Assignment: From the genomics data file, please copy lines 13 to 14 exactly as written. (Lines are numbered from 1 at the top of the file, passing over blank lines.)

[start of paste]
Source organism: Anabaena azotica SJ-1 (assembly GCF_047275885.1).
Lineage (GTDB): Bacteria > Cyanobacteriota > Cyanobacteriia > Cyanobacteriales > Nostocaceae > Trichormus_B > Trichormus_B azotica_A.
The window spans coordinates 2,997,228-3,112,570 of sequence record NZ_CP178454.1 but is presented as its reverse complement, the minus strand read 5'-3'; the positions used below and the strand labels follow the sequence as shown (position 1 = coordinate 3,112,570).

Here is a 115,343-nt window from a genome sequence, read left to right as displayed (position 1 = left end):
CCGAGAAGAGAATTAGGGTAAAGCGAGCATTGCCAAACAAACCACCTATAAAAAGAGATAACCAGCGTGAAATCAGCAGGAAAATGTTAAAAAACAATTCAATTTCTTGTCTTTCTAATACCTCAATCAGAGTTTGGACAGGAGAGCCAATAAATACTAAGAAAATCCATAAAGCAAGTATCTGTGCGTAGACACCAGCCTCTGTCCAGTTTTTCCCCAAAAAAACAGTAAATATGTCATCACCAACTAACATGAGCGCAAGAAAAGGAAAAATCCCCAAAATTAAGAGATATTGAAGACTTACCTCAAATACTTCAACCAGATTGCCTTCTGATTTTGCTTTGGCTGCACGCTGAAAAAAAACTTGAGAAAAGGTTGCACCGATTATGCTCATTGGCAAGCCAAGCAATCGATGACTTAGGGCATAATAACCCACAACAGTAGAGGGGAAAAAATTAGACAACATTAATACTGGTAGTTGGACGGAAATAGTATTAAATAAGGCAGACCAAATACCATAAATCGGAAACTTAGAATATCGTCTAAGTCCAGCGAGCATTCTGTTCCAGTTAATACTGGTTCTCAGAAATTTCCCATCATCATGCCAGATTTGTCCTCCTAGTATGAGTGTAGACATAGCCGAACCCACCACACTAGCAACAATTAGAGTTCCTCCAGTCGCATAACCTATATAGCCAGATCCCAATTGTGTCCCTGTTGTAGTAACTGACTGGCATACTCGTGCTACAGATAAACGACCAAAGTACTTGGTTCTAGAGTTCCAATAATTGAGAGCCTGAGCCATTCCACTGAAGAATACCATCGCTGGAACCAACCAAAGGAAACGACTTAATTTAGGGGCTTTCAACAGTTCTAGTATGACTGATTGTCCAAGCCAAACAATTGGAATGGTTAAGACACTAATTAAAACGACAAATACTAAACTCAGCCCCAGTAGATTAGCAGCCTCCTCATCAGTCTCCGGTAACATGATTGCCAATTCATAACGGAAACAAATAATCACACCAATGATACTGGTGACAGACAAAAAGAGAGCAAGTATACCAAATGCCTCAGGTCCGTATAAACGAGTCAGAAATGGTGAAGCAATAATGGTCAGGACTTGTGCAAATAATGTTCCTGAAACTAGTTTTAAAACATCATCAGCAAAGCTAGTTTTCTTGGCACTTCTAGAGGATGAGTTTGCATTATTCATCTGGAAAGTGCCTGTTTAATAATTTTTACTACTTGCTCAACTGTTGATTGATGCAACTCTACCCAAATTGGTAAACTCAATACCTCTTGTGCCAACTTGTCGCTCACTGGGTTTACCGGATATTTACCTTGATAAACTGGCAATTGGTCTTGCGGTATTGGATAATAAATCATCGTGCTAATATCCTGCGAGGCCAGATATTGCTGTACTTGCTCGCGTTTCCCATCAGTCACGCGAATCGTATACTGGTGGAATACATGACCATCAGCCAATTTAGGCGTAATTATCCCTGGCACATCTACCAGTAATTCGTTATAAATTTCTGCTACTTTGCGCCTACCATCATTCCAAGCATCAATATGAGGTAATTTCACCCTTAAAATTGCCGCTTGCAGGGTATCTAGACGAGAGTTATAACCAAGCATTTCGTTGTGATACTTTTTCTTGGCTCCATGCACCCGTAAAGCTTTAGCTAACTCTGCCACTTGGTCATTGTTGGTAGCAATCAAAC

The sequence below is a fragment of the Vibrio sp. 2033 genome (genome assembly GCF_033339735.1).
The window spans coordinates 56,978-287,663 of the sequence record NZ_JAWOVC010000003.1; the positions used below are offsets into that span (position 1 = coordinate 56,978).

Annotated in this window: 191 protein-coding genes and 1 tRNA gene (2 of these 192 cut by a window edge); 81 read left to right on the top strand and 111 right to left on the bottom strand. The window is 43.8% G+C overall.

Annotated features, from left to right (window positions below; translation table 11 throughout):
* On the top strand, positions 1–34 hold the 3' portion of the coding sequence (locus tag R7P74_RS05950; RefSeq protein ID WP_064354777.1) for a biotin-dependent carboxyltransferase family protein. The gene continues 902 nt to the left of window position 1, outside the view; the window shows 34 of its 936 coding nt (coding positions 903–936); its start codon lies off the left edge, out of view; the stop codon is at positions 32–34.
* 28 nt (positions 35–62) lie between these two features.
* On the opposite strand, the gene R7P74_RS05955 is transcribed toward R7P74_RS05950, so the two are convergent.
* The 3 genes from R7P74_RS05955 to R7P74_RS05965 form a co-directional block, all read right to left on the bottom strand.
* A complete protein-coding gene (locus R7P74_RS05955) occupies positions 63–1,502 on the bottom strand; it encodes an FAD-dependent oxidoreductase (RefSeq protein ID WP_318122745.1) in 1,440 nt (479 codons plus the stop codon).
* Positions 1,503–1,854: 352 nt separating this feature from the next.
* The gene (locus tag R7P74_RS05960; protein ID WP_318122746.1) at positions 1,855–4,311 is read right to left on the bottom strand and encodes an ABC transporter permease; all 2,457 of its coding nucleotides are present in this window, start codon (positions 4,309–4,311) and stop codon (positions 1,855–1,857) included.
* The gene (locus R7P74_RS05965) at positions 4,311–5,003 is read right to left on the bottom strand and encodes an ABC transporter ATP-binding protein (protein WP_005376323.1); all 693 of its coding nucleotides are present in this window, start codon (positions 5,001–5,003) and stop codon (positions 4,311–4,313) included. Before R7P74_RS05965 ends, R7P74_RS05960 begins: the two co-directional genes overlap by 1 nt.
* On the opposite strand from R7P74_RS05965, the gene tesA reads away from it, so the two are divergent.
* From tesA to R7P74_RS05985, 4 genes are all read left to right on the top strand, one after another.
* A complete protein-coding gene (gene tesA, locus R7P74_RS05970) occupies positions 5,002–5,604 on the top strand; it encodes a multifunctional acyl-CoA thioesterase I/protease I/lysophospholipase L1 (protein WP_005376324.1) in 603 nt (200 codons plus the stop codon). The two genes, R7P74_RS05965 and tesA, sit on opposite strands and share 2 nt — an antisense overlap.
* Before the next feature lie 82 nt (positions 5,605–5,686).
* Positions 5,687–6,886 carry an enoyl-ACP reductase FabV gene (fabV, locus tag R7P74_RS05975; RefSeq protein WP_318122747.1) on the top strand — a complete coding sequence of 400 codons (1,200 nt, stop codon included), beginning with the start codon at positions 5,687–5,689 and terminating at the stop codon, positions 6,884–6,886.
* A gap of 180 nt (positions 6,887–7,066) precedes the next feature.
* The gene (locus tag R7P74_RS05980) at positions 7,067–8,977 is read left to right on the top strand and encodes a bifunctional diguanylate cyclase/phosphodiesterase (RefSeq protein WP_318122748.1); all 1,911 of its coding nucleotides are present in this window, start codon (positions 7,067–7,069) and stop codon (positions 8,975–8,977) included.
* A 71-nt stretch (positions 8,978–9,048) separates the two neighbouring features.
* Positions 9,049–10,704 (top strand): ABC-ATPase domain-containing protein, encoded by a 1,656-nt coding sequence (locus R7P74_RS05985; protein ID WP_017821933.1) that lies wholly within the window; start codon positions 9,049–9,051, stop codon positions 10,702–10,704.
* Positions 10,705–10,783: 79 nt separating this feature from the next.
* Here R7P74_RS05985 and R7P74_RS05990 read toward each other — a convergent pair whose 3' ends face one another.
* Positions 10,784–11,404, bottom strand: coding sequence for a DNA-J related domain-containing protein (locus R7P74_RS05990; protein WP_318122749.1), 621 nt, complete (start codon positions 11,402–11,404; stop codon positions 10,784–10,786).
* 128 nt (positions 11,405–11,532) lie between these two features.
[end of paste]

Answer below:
* The 3 genes from R7P74_RS05955 to R7P74_RS05965 form a co-directional block, all read right to left on the bottom strand.
* A complete protein-coding gene (locus R7P74_RS05955) occupies positions 63–1,502 on the bottom strand; it encodes an FAD-dependent oxidoreductase (RefSeq protein ID WP_318122745.1) in 1,440 nt (479 codons plus the stop codon).